Durable powers of attorney can make an emotionally and financially devastating time a little easier, and ensure that you choose who makes your decisions, instead of leaving it to the Washington court system.
Durable Power of Attorney
A durable power of attorney is similar to a "springing" general power of attorney. It allows another individual to conduct your affairs for you if you are unable to make decisions for yourself. Bank transactions, paying bills, signing documents, purchasing or selling items in your name, and making health decisions are made possible through the authorization of a durable power of attorney.
Medical or Financial
A general durable power of attorney in Washington provides only for financial and related matters. Health-related decision-making power can be granted by specifying in the power of attorney document for your financial affairs. However, as Jensen Law Office explains, "Even if your document does have medical powers, it might not make sense to name your financial attorney in fact to make health care or medical decisions on your behalf." It is possible, and perhaps desirable, to also sign a separate medical power of attorney to designate the individual to make such decisions for you.
Attorney in Fact
The individual named as your representative in a power of attorney is called your attorney in fact. Anyone can serve as your attorney in fact. "Honesty, common sense and dependability should be the most important factors in your decision," according to NOLO, an organization that provides legal information. It might also be wise to designate a second choice in case the first is unable, or unwilling, to serve. Additionally, while you might choose a family member, a nonprofit organization specializing in such service, or a financial planner, for instance, Washington law prohibits the appointment of any of your doctors, your doctor's employees or business associates, or employees of a health care facility, unless such individual is a relative.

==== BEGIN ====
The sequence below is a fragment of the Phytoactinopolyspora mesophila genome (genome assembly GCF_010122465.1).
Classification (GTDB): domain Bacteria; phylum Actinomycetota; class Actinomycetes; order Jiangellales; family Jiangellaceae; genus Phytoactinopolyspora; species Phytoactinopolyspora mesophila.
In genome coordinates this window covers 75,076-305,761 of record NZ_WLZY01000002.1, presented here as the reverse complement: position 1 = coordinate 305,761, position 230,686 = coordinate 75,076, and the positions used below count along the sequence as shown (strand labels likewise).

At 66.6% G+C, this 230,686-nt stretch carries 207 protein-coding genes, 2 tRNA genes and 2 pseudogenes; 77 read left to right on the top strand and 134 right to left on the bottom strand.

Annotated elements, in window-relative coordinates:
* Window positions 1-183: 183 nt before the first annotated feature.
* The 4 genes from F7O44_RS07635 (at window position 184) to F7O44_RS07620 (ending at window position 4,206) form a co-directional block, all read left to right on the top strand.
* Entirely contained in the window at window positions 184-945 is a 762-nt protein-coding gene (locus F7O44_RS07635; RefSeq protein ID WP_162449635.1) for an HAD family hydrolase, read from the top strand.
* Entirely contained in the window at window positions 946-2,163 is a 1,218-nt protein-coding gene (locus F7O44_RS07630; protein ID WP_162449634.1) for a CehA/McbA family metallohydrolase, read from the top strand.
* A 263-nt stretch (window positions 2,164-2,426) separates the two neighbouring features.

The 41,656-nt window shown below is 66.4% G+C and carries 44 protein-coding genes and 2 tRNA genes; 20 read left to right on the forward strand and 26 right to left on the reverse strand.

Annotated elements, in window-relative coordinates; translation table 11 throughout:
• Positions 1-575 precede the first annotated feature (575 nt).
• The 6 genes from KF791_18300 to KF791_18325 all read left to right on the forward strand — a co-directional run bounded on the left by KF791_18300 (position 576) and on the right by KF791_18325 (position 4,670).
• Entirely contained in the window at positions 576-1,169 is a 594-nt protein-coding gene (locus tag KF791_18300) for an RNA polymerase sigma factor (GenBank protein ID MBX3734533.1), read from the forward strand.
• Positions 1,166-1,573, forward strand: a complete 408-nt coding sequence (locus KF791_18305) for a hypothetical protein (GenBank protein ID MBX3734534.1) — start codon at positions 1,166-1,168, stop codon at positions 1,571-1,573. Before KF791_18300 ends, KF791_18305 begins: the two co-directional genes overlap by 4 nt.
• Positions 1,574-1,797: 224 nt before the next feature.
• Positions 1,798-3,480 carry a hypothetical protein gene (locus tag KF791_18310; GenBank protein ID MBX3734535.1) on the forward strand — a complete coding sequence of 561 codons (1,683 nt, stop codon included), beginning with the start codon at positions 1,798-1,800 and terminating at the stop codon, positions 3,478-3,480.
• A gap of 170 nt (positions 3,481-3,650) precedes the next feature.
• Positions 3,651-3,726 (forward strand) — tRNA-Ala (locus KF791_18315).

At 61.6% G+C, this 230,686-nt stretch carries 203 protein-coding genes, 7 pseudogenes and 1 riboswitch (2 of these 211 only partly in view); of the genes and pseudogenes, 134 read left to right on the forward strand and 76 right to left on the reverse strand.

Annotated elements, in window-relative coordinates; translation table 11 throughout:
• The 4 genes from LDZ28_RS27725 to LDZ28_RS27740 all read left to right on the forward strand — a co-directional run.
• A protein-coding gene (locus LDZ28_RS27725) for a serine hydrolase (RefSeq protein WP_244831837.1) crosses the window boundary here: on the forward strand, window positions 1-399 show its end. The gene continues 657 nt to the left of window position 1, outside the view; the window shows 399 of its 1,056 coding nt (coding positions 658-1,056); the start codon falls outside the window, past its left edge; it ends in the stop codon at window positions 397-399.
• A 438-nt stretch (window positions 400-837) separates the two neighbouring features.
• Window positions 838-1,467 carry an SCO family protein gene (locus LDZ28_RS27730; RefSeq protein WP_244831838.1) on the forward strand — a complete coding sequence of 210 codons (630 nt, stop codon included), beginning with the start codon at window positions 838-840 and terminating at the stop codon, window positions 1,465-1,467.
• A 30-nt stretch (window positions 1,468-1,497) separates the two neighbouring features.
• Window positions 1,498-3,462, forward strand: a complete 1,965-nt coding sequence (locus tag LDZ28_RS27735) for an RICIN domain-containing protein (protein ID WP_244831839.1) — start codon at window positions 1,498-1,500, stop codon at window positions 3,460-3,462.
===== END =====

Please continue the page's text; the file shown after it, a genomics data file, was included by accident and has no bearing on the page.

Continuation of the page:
Date of Effect
In general, a durable power of attorney goes into effect the moment you sign it. Washington law requires you to specify in the document that it is "durable." Otherwise, it ends when you become incapacitated, instead of going into effect at that time. Also, you can create a "springing" durable power of attorney, which will not come into effect until a doctor certifies that you are incapacitated. The choice is yours.
Washington law RCW 11.94.043 states, "the durable power of attorney ... shall continue in effect until revoked or terminated by the principal, by a court-appointed guardian, or by court order." In other words, as long as you are able to do so, you can cancel the power of attorney. In some instances, a court can also revoke the power of attorney. An example of this is when the attorney in fact is a spouse and a divorce occurs. And while it typically revokes at death, it can "continue beyond your death if anatomical gift, autopsy, or disposition of remains is authorized," according to Legal Help Mate.
It is not necessary to have a lawyer draw up your power of attorney, but it might be desirable to at least consult with an attorney. Many options and details exist with durable power of attorneys, and knowing you are protected will ease your mind if you ever become incapacitated.